Guns, Gales & God: Elizabeth I’s ‘Merchant Navy’

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By Ian Friel | Published in History Today Volume: 60 Issue: 1 2010 

Ian Friel argues that popular ideas of the nature of Elizabethan sea power are distorted by concentration on big names and major events. Elizabethan England’s emergence on to the world stage owed much more to merchant ships and common seamen than we might think.

During the night of August 29th, 1577, a young English sailor named William Smyth had a nightmare. ‘He dreamed that he was cast overboard, and that the boatswain had him by the hand, and could not save him.’ Smyth was master of the Gabriel, a 30-ton bark which had sailed in the explorer Martin Frobisher’s second voyage to Arctic Canada and was now heading home through stormy weather. The tiny ship was rigged with chest-high safety ropes but, despite these precautions, the following day both Smyth and the boatswain were washed overboard. The boatswain had grabbed a rope and tried to save the young man, but could not hold him.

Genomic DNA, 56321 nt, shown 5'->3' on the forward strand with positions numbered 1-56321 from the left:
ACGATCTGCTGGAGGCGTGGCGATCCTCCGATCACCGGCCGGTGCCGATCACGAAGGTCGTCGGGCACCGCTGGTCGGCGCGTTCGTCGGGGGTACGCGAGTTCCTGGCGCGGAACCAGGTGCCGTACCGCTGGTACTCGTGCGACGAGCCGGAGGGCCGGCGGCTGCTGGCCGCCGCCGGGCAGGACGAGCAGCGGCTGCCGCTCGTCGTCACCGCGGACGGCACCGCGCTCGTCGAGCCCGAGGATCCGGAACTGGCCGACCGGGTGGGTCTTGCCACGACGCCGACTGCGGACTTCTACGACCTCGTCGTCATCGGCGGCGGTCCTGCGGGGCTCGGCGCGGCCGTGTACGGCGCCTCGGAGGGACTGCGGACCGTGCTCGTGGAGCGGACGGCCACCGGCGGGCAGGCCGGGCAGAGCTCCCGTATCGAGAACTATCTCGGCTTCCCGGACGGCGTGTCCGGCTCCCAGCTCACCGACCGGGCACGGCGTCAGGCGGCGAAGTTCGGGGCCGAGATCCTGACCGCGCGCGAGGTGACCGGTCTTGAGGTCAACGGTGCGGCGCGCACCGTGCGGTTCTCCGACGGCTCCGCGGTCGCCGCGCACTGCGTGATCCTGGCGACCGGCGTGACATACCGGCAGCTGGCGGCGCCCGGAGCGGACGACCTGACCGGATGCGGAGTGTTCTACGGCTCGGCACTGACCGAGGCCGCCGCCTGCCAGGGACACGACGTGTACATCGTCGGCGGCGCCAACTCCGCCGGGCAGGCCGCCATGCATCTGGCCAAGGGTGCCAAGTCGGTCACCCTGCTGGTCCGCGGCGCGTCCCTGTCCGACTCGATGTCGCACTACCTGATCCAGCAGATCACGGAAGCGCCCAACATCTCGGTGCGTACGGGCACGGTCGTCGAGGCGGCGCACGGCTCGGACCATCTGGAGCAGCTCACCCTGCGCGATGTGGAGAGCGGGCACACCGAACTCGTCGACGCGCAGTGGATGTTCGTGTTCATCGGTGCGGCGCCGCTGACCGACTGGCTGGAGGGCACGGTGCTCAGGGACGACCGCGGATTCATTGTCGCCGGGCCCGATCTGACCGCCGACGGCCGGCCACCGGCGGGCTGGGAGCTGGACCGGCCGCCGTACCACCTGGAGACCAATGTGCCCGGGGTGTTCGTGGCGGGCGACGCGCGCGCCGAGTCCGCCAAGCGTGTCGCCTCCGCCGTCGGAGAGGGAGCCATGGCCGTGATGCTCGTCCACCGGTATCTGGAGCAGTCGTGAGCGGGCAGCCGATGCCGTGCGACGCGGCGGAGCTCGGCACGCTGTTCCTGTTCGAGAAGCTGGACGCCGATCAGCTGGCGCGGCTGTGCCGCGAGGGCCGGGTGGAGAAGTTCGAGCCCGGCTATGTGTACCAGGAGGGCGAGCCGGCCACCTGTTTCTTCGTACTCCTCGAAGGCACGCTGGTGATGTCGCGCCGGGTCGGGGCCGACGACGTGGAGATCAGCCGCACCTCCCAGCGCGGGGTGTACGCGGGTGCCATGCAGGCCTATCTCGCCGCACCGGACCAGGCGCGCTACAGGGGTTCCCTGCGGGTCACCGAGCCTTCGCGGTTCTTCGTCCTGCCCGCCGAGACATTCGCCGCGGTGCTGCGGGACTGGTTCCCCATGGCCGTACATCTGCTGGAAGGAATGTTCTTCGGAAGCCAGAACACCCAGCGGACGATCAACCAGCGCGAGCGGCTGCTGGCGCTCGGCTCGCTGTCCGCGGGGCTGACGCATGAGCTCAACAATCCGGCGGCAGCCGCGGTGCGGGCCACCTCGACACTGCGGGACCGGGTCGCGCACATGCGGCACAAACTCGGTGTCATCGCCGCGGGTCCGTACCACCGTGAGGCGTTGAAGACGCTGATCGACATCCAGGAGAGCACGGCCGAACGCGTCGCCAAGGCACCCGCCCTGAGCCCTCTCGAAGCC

Smyth mentioned the nightmare, apparently as a joke, to his captain, Edward Fenton, and an account of the tragedy was later published by the Elizabethan chronicler Richard Hakluyt.Whatever the truth of it, the story contradicts the traditional ‘blood and thunder’ image of Elizabethan seafarers. It shows one shipmate trying to save another, a concern for safety measures and an easy relationship between master and captain (a captain was normally the overall commander of a ship on an expedition or war voyage and not always a seaman; a ship’s master was a seaman in charge of sailing a ship and usually also the commander of a merchant vessel). The nature of Smyth’s secret terror is less surprising, for it underlines why so few 16th-century seamen lived, as one contemporary put it, to ‘grow to grey hairs’.